The Torah says (Vayikra 6:6):

אֵ֗שׁ תָּמִ֛יד תּוּקַ֥ד עַל־הַמִּזְבֵּ֖חַ לֹ֥א תִכְבֶּֽה׃

A perpetual fire shall be kept burning on the altar, not to go out.

Rashi brings the Gemara in Yoma 45a which says that the permanent fire includes the one in the outer alter.

Were there any special provisions made for when it rained? Preference goes to non-miraculous explanations of how the fire was maintained.

  • 1
    משנת ארץ ישראל אבות ה' לא כיבו גשמים את המערכה – המערכה היא המדורה של המזבח, ונקראת כך בגלל המינוח המקראי "וערך עליה העֹלה" (ויקרא ו ה). המזבח עמד חשוף לגשם, ובחורף עלול היה הגשם לנצח את האש. הדרך למנוע את כיבוי האש היא להדליק מדורה גדולה מעצים יבשים מבפנים. Feb 20, 2023 at 9:57
  • Have you ever gone camping?
    – Questor
    Feb 20, 2023 at 18:11
  • @Questor more than you can imagine!
    – bondonk
    Feb 21, 2023 at 11:02

3 Answers 3


Preference goes to non-miraculous explanations of how the fire was maintained.

I feel like this question would be better suited to physics but giving a scientific explanation here.

What is fire?

Fire is an exothermic reaction between wood and oxygen refered to as "burning". Burning requires energy in order break the chemical bonds, but produces more energy then it consumes (hence exothermic), in what is called a "runaway reaction"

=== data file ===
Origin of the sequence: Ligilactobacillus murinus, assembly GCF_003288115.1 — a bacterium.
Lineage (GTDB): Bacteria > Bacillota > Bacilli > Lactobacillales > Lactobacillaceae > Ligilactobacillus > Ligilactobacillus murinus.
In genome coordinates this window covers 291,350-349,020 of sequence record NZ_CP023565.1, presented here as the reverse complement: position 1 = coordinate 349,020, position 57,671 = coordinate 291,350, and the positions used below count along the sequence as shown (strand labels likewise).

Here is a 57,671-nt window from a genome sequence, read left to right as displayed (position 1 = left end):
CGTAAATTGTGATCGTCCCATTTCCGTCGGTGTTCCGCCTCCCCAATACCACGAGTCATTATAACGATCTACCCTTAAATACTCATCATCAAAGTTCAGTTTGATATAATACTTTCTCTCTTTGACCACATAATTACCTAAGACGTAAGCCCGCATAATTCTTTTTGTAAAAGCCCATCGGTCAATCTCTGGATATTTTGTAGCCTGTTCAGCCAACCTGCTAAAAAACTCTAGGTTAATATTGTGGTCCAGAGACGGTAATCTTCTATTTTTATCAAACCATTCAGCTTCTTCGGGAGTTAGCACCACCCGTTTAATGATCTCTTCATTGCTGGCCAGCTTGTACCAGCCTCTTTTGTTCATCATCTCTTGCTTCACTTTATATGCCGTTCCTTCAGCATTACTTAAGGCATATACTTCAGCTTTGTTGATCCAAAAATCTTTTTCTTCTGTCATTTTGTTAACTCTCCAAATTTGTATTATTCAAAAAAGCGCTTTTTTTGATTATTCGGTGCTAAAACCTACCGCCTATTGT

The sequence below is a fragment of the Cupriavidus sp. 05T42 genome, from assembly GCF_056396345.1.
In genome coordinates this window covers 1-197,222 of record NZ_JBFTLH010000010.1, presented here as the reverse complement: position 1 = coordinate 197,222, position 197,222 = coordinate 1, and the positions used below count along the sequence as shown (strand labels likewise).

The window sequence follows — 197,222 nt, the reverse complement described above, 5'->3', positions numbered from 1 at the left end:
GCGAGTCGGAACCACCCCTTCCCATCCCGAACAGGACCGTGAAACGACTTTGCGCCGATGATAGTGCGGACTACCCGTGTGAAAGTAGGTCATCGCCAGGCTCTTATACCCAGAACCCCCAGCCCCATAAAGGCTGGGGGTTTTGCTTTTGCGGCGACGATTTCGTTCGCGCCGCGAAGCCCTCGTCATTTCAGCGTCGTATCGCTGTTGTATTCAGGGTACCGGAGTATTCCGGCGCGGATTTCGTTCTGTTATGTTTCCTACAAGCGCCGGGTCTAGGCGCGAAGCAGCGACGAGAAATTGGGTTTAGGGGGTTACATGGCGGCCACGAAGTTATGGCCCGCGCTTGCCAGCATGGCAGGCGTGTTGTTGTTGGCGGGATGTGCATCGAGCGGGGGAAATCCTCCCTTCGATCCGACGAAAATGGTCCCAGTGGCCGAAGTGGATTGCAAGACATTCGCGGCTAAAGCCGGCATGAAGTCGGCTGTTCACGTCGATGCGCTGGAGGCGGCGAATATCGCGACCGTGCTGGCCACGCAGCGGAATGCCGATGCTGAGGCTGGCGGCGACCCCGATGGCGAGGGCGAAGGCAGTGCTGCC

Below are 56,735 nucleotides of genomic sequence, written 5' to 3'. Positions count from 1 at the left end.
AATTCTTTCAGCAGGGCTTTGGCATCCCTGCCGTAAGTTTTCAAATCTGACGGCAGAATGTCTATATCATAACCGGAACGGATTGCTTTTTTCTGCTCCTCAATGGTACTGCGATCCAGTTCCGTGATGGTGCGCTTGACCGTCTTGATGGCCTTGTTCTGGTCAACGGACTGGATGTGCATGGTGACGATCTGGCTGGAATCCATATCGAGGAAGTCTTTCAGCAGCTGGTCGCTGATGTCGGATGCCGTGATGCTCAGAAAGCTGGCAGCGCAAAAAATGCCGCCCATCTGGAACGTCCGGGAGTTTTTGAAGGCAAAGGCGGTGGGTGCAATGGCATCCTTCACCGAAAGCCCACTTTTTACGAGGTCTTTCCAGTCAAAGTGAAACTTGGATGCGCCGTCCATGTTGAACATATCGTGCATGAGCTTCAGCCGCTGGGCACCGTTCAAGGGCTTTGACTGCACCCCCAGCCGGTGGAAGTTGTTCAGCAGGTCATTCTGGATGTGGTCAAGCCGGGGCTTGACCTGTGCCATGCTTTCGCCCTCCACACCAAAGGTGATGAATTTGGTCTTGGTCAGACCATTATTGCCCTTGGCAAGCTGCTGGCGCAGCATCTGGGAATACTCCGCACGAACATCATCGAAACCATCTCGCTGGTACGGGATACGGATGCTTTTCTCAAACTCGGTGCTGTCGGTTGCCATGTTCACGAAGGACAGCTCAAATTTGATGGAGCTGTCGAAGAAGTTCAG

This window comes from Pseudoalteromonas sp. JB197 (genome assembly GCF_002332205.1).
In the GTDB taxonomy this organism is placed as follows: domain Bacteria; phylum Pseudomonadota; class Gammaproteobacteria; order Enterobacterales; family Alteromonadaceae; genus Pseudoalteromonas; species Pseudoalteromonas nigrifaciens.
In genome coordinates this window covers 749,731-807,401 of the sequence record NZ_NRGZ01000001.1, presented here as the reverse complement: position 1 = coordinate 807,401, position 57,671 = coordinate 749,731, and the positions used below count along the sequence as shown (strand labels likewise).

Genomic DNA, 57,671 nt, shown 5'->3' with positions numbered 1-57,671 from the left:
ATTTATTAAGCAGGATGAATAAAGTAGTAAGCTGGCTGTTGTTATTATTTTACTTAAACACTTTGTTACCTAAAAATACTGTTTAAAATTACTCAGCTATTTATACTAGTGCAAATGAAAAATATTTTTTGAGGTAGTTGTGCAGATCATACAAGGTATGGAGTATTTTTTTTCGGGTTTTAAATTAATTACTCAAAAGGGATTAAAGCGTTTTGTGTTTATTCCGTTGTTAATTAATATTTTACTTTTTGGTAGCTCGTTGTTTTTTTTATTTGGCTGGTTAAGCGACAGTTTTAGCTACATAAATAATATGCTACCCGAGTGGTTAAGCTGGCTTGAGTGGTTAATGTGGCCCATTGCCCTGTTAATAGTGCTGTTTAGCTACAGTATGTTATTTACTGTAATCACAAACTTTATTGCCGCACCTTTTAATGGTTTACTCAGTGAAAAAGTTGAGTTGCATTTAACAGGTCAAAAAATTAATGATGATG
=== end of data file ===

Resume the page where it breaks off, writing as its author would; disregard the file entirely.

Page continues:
How does water put out fires?

it can do this one of 2 ways:

  1. The water goes thru a phase change taking a lot of energy from the fire which can lower the woods temperature bellow the point that wood burns. This stops the reaction
  2. Burning wood requires both wood and oxygen (Which limits the speed that wood burns). Water can prevent oxygen from coming into contact with wood, this prevents the reaction from occurring (this is how pouring sand, salt, and fire extinguishers smother a fire to "put it out").

What does this mean?

If the amount of water that you pour on a fire is small enough it will not put out the fire. The fire will be strong enough to evaporate the water without losing enough heat to stop burning.

Generally speaking, rain isn't a bucket of water poured at once from the heavens onto the ground... It is a bucket of water that is slowly dripped onto the ground over a long period of time.

So why is rain bad for fire then?

There is a 3rd way to kill a fire. Which is to starve it of fuel (wood, or other flammable material. When it rains, wood gets wet which makes it harder to burn. If it has been raining long enough, its possible that the wood will require more energy to dry out then it will release... (Or it will require more energy then your fire is capable of providing... Either way, wet wood makes it hard to start a fire/maintain a fire.

Special preparations needed for rain?

Have a supply of dry firewood. This doesn't come from historical sources, but from years camping out in the woods... Including rainy days/nights. If you have a large enough supply of dry wood, you ca keep a fire going in almost any rainstorm (Obviously not thru a hurricane, monsoon, or other major weather event).

The scientific method (Testing this for yourself)